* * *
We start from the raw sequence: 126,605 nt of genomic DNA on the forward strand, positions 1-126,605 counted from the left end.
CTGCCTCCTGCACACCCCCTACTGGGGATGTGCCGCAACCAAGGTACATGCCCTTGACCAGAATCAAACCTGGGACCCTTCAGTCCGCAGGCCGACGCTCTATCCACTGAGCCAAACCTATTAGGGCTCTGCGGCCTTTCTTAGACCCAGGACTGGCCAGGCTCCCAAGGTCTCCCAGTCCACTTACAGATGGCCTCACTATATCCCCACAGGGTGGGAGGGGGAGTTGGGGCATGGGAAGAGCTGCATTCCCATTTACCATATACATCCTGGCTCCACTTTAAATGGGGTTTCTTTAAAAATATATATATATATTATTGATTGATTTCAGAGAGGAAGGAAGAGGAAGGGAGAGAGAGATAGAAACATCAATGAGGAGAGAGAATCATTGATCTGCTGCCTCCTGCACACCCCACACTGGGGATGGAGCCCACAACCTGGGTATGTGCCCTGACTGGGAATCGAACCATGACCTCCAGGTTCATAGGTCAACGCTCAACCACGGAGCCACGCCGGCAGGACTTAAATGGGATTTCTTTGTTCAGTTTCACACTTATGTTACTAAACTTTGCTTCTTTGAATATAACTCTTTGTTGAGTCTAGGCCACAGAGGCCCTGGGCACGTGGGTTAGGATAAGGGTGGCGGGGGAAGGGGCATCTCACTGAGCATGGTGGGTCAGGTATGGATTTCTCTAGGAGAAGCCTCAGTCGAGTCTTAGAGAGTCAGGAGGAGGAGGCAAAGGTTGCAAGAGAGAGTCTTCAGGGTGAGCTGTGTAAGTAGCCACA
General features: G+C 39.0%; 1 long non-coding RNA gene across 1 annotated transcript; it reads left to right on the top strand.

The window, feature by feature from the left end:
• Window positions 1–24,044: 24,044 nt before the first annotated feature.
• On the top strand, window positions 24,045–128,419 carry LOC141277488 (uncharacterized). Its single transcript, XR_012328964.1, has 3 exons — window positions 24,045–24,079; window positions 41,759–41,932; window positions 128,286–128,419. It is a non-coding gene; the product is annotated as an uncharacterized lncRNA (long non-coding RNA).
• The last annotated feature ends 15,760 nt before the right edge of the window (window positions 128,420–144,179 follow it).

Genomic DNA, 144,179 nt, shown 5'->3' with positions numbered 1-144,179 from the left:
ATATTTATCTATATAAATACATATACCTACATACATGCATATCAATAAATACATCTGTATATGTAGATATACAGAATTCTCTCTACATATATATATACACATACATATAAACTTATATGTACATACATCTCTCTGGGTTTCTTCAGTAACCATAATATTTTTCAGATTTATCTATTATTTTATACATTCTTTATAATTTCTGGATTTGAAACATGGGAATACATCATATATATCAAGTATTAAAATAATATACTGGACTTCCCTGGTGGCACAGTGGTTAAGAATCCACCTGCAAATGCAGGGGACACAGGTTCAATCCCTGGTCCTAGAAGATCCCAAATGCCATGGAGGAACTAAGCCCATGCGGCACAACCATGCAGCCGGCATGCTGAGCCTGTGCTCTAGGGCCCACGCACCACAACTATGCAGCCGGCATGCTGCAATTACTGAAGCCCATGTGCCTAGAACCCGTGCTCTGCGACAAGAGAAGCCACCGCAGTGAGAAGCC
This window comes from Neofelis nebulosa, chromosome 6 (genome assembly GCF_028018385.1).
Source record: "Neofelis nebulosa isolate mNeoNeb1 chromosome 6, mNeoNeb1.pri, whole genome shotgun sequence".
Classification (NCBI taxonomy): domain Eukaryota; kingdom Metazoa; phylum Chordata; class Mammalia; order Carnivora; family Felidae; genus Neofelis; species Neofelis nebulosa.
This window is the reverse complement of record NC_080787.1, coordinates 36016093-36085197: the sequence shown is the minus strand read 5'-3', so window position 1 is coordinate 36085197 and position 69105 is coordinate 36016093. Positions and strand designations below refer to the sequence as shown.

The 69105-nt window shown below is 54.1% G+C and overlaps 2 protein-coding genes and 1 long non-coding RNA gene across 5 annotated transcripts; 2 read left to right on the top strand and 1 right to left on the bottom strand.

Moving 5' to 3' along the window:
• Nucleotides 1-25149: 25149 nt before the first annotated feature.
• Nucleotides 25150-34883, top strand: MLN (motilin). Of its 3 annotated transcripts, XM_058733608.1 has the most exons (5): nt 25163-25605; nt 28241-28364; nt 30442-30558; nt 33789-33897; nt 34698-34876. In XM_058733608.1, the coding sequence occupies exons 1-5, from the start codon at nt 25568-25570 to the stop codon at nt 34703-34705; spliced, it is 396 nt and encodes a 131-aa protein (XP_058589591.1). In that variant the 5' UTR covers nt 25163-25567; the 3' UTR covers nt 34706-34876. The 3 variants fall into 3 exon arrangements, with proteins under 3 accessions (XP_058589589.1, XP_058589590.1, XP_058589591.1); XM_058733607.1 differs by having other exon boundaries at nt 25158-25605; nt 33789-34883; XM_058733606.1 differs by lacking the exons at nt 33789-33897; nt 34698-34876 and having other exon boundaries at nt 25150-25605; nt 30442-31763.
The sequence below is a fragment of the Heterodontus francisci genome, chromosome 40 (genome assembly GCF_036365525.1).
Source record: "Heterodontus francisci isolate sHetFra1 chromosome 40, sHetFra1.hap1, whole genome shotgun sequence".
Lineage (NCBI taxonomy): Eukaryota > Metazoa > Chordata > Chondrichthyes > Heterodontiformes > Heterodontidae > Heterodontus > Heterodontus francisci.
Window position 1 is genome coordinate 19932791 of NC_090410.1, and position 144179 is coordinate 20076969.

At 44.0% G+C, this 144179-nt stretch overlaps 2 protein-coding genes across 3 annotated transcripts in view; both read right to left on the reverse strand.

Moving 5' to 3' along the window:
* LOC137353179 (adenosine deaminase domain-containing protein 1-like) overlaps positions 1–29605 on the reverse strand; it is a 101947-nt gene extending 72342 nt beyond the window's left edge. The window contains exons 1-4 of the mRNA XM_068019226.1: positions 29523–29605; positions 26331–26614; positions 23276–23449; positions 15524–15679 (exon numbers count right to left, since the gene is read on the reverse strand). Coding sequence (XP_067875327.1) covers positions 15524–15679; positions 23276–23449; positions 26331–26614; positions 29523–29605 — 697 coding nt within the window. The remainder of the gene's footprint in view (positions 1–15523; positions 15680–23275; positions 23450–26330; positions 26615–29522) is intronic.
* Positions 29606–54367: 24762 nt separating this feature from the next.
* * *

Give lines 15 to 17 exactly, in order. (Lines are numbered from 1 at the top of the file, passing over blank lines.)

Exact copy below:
Moving 5' to 3' along the window:
• Nucleotides 1-25149: 25149 nt before the first annotated feature.
• Nucleotides 25150-34883, top strand: MLN (motilin). Of its 3 annotated transcripts, XM_058733608.1 has the most exons (5): nt 25163-25605; nt 28241-28364; nt 30442-30558; nt 33789-33897; nt 34698-34876. In XM_058733608.1, the coding sequence occupies exons 1-5, from the start codon at nt 25568-25570 to the stop codon at nt 34703-34705; spliced, it is 396 nt and encodes a 131-aa protein (XP_058589591.1). In that variant the 5' UTR covers nt 25163-25567; the 3' UTR covers nt 34706-34876. The 3 variants fall into 3 exon arrangements, with proteins under 3 accessions (XP_058589589.1, XP_058589590.1, XP_058589591.1); XM_058733607.1 differs by having other exon boundaries at nt 25158-25605; nt 33789-34883; XM_058733606.1 differs by lacking the exons at nt 33789-33897; nt 34698-34876 and having other exon boundaries at nt 25150-25605; nt 30442-31763.